Why Public-Private-Partnerships (PPPs) don’t work
The report "Why Public-Private-Partnerships (PPPs) don’t work: The many advantages of the public alternative" by David Hall, former Director of Public Services International Research Unit (PSIRU), assesses the PPP experience in both industrialised and developing countries. The many case studies analysed, from United Kingdom to Chile, show that PPPs are an expensive and inefficient way of financing infrastructure and services, since they conceal public borrowing, while providing long-term state guarantees for profits to private companies.
The author proposes a public alternative to this system, in which national and local governments can continue to develop infrastructure by using public finance for investment, and public sector organisations to deliver the service.
Unions can extract information from this reference document and apply it to their specific contexts.
Fixing the Broken Promise of Education for All – Findings from the Global Initiative on Out-of-School Children
This joint UNESCO Institute for Statistics/UNICEF report shows that around 63 million adolescents between the ages of 12 and 15 are denied their right to an education.
In total, 121 million children and adolescents have never started school or dropped out despite the international community's promise to achieve universal primary education by 2015. Data show that there has been almost no progress in reducing this number since 2007.
As pressure mounts to include universal secondary education in the post-2015 global development agenda, the report presents the way forward to break the barriers, often related to poverty, that keep children out of school.
Key findings are presented in an interactive data tool illustrating why millions of children are being left behind.
Teaching Teachers: Primary Teacher Training in Europe - State of Affairs and Outlook
A new study by the European Parliament assesses the state of initial teacher training, early career support and continuous professional development in Europe from the perspective of teachers and teacher educations in primary schools in Europe. The European Parliament's investigation takes into account the results of the ETUCE Mini-survey on the impact of the economic crisis on teacher education in the European Union (2012) and the EI/ETUCE Study on stress: the causes of stress for teachers, its effects, and suggested approaches to reduce it (2001).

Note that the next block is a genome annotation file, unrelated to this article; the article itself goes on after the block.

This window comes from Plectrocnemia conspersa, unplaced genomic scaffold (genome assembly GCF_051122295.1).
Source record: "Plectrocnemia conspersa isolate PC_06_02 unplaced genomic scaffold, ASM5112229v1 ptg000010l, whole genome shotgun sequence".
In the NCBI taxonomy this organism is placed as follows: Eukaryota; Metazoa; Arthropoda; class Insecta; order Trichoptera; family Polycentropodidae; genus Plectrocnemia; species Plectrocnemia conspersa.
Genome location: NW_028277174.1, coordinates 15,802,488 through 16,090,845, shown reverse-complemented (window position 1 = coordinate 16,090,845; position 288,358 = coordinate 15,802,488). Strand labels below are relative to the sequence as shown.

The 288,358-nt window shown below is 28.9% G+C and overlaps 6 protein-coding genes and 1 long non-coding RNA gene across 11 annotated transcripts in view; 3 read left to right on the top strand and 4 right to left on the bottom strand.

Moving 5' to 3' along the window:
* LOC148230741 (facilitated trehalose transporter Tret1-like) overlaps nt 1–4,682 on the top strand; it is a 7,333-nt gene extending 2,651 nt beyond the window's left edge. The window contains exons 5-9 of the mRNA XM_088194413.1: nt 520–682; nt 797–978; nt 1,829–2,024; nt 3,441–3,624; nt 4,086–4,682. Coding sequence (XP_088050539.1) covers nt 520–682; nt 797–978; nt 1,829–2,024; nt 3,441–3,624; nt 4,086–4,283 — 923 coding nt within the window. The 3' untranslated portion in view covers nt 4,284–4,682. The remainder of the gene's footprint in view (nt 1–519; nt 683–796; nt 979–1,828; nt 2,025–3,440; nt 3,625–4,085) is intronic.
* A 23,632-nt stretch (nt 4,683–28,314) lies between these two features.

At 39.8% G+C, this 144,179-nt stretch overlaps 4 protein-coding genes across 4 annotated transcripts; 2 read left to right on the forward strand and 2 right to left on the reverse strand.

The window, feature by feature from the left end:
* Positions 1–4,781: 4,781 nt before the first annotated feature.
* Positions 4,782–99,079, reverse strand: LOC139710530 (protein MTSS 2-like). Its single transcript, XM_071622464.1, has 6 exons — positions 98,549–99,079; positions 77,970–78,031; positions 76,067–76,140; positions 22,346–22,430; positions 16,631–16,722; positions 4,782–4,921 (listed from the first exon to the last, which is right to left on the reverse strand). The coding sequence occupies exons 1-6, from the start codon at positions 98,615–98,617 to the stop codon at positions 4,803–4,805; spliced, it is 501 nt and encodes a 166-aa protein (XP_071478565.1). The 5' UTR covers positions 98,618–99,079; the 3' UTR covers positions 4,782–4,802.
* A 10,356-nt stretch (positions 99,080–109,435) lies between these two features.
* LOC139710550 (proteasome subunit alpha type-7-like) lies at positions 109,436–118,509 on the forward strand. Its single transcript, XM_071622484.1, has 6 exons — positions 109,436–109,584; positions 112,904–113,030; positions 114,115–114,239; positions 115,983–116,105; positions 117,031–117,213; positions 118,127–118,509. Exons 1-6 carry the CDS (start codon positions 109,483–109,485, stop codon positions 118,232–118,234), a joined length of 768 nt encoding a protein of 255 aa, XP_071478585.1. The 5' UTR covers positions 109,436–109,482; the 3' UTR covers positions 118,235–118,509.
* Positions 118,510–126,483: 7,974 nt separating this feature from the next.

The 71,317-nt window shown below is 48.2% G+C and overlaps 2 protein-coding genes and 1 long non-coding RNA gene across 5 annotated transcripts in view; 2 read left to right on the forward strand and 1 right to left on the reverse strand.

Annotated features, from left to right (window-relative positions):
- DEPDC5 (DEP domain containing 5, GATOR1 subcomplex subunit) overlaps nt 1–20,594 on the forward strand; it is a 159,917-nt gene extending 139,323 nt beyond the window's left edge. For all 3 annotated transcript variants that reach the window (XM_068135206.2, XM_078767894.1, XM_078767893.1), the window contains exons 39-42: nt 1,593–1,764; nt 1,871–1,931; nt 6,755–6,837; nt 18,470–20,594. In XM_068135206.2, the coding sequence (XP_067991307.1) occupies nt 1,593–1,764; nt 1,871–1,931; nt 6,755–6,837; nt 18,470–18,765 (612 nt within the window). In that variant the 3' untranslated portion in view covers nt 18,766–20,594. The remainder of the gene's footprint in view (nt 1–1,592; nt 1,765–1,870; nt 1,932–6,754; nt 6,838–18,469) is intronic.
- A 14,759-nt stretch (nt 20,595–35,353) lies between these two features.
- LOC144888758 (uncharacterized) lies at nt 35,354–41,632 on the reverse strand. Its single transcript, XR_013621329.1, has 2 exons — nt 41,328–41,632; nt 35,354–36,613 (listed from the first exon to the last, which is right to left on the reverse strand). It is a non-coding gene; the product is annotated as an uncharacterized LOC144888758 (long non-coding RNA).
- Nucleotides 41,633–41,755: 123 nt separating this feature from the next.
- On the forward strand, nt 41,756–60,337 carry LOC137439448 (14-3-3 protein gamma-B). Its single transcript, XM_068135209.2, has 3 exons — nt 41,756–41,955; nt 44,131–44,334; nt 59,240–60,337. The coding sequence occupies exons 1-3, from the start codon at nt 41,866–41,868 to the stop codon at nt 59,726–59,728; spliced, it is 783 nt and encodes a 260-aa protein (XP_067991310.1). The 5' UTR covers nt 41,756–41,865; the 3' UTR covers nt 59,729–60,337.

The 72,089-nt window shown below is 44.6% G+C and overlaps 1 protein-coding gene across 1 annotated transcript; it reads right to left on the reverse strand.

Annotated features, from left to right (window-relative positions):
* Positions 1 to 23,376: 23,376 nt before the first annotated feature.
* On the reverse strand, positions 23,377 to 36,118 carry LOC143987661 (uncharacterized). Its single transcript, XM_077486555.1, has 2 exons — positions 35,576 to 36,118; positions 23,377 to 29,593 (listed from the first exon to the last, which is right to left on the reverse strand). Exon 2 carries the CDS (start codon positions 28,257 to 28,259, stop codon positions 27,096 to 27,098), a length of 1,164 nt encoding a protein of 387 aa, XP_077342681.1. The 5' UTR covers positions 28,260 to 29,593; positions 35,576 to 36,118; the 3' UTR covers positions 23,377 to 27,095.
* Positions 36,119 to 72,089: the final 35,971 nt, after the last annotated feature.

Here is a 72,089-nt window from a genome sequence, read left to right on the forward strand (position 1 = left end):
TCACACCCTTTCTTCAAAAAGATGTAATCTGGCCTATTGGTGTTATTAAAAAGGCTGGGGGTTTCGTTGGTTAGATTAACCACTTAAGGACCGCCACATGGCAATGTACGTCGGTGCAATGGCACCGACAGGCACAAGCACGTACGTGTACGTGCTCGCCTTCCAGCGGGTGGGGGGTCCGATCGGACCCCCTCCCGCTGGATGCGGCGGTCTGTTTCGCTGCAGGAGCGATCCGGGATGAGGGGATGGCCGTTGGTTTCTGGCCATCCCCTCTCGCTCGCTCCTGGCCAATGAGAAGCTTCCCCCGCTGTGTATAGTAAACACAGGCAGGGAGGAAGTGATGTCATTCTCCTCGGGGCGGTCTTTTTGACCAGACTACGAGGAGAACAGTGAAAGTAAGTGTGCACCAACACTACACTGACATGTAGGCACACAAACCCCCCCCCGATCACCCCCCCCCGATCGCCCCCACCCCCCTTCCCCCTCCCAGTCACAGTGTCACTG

The study underlines that the economic downturn has forced member states to reduce investments in education, hindering the quality of education. It concludes with policy recommendations on how to further improve teaching quality through teacher education and continuous professional development.
2014 Report of the Special Rapporteur on the right to education
At the last United Nations General Assembly, the Special Rapporteur on the right to education, Mr. Kishore Singh, presented his report focusing on the State obligations for the provision of the right to education as well as respect for the principles of social justice and equity, in face of the exponential growth of private education.
The report underlines that Governments must meet their international obligations through strengthening their public education system and carefully regulating private schools,calling upon States to put an end to market-driven education reforms providing subsidies to private education.
Privatization of education and rights violations in Brazil: notes for the Committee on the Rights of the Child
The report was produced by the Brazilian Campaign for the Right to Education (Brazilian Campaign) and the NGO Ação Educativa, expressing concern around the proliferation of privatisation of education in Brazil and its negative impacts on the right to education. It complements a recent submission to the International Convention on the Rights of the Child (CRC) by the Brazilian National Association of Centers for the Defense of Child Rights (ANCED) and calls upon the Brazilian State to limit the role of the private sector in education, from preschool to higher education.
Tools for the protection of human rights - The right to education
The Center for Justice and International Law and the Latin American Campaign for the Right to Education (CLADE) present a new addition to the series "Tools for the Protection of Human Rights: Summaries of Jurisprudence", focusing on the Right to Education.
The publication identifies and compiles the main decisions made by regional courts related to the right to education, in order to make accessible the main standards produced by international bodies as well as to distribute them amongst those who work in this thematic area.
The volume includes judgments of the Inter-American Court of Human Rights, the European Court of Human Rights, the African Committee of Experts on the Rights and Welfare of the Child and the UN´s Human Rights Committee, which provide knowledge on the way these bodies have dealt with the different dimensions of the right to education and how they have interpreted the scope of protection. Additionally, some United Nations documents that offer conceptual elements on the specific content and scope of the right to education were included as annexes.
A review of school teachers’ pay in England and Wales compared with other graduate professions
The report commissioned by the National Association of Schoolmasters Union of Women Teachers (NASUWT) shows that since 2010 the pay gap between teaching and other professions has widened.